To argue that we are “wired to care” tells us nothing about how our sense of good and evil, of right and wrong, is expressed in our daily lives not only as individual agents, but also as members of complex societies, or as citizens of nations. Churchland’s neuro-ethics seems steadfastly to ignore the entirety of human history and prehistory in which the moral codes with which we do and do not comply have been forged. It does not strike her as improbable that all the various views, historical and contemporary, espoused by disparate prophets, clerics, ideologues, teachers, legislators, role models, parents and moral philosophers are determined solely by asocial, ahistorical, tenseless nano-squirts of dopamine and oxytocin. Our moral intuitions are expressed through incurring, and delivering, or not delivering, on complex webs of obligations, on contracts and covenants. Bioscience has even less to say about the cauldron of arguments, precedents, agonizing decisions and indecisions, where moral expectations are forged, respected and knowingly breached. For those not blinded by neurophilosophy, the “moral intuition” of her subtitle is something that is developed, and argued over, in the extracranial spaces of the communal human world.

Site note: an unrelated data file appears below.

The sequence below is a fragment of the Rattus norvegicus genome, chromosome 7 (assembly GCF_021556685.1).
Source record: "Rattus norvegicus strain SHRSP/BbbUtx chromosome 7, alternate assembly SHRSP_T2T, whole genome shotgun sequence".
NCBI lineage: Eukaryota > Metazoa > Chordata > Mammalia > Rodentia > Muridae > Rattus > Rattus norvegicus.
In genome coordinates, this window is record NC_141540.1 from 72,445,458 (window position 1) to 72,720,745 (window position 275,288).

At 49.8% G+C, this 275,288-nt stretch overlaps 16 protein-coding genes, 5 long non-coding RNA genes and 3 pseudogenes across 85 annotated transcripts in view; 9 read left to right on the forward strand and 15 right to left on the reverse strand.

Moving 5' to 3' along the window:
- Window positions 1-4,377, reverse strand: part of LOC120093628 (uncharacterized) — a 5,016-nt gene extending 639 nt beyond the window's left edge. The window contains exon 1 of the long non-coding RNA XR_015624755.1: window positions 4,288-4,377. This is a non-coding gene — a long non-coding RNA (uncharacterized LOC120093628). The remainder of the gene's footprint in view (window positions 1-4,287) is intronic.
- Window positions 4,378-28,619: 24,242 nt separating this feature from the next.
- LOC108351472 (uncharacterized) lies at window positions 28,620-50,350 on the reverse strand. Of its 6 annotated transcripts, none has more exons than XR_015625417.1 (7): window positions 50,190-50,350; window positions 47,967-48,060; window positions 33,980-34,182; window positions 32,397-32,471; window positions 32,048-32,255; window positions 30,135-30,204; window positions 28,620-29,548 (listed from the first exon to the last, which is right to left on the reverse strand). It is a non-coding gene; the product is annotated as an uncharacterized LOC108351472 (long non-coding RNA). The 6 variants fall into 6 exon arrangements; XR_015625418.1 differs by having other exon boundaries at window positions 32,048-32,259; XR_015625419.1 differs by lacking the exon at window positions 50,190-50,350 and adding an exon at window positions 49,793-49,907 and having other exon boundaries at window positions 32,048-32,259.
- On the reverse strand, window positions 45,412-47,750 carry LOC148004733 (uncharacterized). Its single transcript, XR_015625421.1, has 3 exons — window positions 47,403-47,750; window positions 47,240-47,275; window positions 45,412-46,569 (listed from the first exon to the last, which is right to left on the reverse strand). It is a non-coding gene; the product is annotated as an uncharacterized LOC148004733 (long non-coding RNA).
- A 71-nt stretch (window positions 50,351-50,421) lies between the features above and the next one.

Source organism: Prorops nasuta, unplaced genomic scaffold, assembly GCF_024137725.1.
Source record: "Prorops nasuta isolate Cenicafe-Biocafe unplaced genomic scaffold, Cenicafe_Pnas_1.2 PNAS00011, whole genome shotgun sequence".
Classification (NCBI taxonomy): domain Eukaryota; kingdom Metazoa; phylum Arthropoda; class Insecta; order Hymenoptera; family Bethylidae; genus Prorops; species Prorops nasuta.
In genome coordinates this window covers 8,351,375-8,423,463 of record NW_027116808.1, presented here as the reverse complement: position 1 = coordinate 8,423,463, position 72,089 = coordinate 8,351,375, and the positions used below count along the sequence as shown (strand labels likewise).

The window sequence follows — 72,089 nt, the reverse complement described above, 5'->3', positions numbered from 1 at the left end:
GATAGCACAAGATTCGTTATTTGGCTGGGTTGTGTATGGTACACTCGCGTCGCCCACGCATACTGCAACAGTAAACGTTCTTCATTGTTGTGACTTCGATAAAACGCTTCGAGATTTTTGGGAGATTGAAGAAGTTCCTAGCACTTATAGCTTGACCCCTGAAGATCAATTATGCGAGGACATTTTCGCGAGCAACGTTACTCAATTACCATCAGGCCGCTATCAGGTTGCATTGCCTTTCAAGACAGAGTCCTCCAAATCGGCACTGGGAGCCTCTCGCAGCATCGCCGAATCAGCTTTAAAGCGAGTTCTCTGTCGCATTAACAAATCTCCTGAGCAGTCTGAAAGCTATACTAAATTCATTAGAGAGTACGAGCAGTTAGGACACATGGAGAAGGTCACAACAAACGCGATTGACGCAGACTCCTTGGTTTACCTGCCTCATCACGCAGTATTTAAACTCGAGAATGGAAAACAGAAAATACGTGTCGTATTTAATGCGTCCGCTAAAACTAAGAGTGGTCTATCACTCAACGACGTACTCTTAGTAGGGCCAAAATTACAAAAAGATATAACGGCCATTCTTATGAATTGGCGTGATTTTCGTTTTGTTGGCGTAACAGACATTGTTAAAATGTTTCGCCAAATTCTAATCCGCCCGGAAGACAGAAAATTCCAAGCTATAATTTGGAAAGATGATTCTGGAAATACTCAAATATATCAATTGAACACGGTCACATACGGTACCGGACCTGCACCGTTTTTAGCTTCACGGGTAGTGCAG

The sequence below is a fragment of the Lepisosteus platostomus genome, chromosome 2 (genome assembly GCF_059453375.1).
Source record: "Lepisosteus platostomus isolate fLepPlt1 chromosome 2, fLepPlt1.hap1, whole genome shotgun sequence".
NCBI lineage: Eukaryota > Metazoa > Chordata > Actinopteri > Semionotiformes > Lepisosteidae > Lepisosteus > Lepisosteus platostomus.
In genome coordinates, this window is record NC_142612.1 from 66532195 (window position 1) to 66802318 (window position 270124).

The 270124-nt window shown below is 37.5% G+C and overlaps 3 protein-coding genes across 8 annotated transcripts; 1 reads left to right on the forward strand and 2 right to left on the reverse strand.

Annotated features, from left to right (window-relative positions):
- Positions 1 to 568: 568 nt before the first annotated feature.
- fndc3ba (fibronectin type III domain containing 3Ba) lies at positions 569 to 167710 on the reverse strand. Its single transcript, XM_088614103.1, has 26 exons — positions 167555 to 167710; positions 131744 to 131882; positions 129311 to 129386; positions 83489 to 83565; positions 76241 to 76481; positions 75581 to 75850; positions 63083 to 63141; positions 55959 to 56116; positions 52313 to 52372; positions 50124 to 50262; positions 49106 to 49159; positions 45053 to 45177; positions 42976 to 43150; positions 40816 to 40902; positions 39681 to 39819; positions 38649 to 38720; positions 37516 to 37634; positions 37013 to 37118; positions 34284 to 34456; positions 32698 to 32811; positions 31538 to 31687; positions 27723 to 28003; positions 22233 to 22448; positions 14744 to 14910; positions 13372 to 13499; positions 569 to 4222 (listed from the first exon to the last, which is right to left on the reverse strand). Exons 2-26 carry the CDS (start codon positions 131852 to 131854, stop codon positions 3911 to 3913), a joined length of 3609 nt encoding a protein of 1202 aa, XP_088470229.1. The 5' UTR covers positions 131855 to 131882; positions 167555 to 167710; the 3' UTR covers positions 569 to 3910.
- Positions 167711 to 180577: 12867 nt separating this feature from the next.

Thursday, June 25, 2020
… Conscience by Patricia Churchland book review - The TLS. (Hat tip, Dave Lull.)